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Show and Tell For Beginners


by Sam Knight

Show, don’t tell, they say.

And then you ask what that means, they ramble off into infinity, citing works and authors you’ve never heard of, sometimes giving their favorite examples, but they never really answer you.

Probably because they can’t show you how to do it without telling you how to do it, and they don’t want to disappear in a puff of logic. Conversely, they can’t tell you how to do it without showing you, too. The two go hand-in-hand, and like any writing rule, this one is made to be broken—if you understand it and know how, and when, to do so.

Here is a dirty little secret: in writing, everything we write is telling. The only way you don’t tell something is by omission, by leaving it out.

But no one explains that to you when they say “show, don’t tell.” Instead, they offer examples of different kinds of telling that they say is showing. And when you don’t see the difference, and ask them to explain, they say something like, “Showing allows the reader to infer what happened, but telling only tells them.” (Maybe they don’t say that last part. That’s a little nonsensical. That’s on me. Sorry.)

Let’s try an experiment. Read the following and infer what is going on:

He dropped to his knees, ripped his hands from his face and looked to the sky. Snot dripped from his nose. Tears ran in rivulets across his cheeks, flowing from his puffy, red eyes. He opened his mouth wide, straining his jaws to their limit, but no sound came out.

So? What’s going on? Did his lover die? Was he pepper-sprayed? Is he a televangelist? We don’t know. Because I didn’t tell you. But I did show you (by the general definition). So what happened? I left out (or omitted) what was really happening and forced you to infer (or guess), which you were able to do because I told you more and more little details. So, what did you infer? That he was upset and crying, maybe?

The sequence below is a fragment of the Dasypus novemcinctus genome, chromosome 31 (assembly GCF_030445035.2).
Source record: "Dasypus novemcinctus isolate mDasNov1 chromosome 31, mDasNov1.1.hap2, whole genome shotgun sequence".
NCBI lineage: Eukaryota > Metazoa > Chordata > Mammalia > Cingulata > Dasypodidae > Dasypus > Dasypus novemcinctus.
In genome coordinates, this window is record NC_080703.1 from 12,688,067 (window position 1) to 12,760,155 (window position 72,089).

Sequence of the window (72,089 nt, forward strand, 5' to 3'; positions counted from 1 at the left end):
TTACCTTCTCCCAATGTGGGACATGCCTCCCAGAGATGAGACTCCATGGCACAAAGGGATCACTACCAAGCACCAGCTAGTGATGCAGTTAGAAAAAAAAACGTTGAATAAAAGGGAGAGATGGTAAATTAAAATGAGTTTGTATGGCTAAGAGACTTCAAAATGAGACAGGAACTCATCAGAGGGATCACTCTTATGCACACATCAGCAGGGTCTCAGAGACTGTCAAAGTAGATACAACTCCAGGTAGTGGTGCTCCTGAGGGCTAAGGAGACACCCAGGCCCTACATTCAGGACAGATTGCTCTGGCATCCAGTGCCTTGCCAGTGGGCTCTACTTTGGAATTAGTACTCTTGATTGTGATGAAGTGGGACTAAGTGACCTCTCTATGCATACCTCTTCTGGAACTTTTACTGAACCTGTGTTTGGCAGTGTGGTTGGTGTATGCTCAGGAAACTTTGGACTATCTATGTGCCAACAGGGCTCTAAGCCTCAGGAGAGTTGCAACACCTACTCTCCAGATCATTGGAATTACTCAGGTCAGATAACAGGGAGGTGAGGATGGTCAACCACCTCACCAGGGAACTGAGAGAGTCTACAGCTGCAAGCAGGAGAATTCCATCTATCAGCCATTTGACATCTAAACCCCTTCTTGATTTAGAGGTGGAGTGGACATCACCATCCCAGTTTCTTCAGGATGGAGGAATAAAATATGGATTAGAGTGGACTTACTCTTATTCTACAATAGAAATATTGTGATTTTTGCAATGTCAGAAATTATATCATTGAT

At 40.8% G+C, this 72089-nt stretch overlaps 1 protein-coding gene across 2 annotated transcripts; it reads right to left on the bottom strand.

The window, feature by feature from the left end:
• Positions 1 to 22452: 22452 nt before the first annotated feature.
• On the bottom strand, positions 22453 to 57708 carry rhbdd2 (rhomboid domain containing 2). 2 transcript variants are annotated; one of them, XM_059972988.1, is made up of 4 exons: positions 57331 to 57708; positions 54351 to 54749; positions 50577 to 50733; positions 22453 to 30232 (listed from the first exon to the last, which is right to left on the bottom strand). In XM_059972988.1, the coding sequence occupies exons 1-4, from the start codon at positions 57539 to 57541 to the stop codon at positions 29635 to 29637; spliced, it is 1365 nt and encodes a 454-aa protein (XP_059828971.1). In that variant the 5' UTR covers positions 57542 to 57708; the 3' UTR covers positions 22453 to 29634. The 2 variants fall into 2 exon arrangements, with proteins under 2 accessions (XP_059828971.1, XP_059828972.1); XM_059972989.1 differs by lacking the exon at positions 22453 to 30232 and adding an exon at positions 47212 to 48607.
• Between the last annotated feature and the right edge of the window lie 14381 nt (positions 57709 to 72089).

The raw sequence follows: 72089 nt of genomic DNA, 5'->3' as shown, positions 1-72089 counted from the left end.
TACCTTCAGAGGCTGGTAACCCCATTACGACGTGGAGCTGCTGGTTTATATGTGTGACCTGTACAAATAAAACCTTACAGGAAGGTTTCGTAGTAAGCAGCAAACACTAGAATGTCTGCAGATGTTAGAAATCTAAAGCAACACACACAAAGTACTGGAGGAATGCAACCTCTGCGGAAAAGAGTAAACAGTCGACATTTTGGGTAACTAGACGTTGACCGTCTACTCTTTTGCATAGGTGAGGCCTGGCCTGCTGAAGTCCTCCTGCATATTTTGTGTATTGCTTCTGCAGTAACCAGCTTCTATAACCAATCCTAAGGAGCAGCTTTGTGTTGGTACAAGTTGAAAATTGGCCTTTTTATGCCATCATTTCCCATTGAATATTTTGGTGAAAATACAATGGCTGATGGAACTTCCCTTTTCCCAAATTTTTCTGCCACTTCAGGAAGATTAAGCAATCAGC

Here is what that would be like if I told you that:

He fell to his knees, crying, and silently screamed.


He cried.

What happened as I “told” you more and “showed” you less? I actually told you less. I gave you less information. A lot less. Or, if you look at it a different way, I was much more succinct.

But I didn’t omit what was happening.

When I told you he cried, you knew he cried.

But you didn’t feel it. You weren’t active and involved. It was kind of distant and sterile. Boring, maybe. Because I told you, and you knew, so you didn’t have to think about it or imagine experiencing what was going on see what it felt like to you.

In the end, you still know almost nothing more about what, overall, is happening either way. You know it is a “he” and that he is maybe “crying.” The only thing new that you know, because I told you, was that he is crying. You still don’t know why. Or who, or where, or when. It is still only that little “what.”

But! Which of those three examples did you enjoy reading more? (If you don’t say the first one, I lose.)

What I showed you was what it was like when “he cried” or whatever it is he is doing, and that allowed you (and your imagination) to identify with him, to be active in the story, to make it personal, and therefore more enjoyable.

Now obviously, I used words, so I told you, too, but that is the nature of communication: you have to tell. Here is another nature of communication: it is imperfect. A side-effect of that is that when we say “show don’t tell” we use the word “show” to mean I should give you descriptions that allow you to use your imagination.

Some people call this “inferring,” but that isn’t quite right. If you make the reader infer too much, they will get it wrong. You will fail to communicate your ideas adequately. Such as, perhaps he is not crying. With the first example, did you really know he was crying? No. You (probably) inferred it. You could be wrong. Maybe he wasn’t crying.

Maybe it was about to rain and he was desperate for water.

Let’s think about this for a moment. How much detail can I give that lets you know what really is going on without telling you? Imagine this sentence before the first example: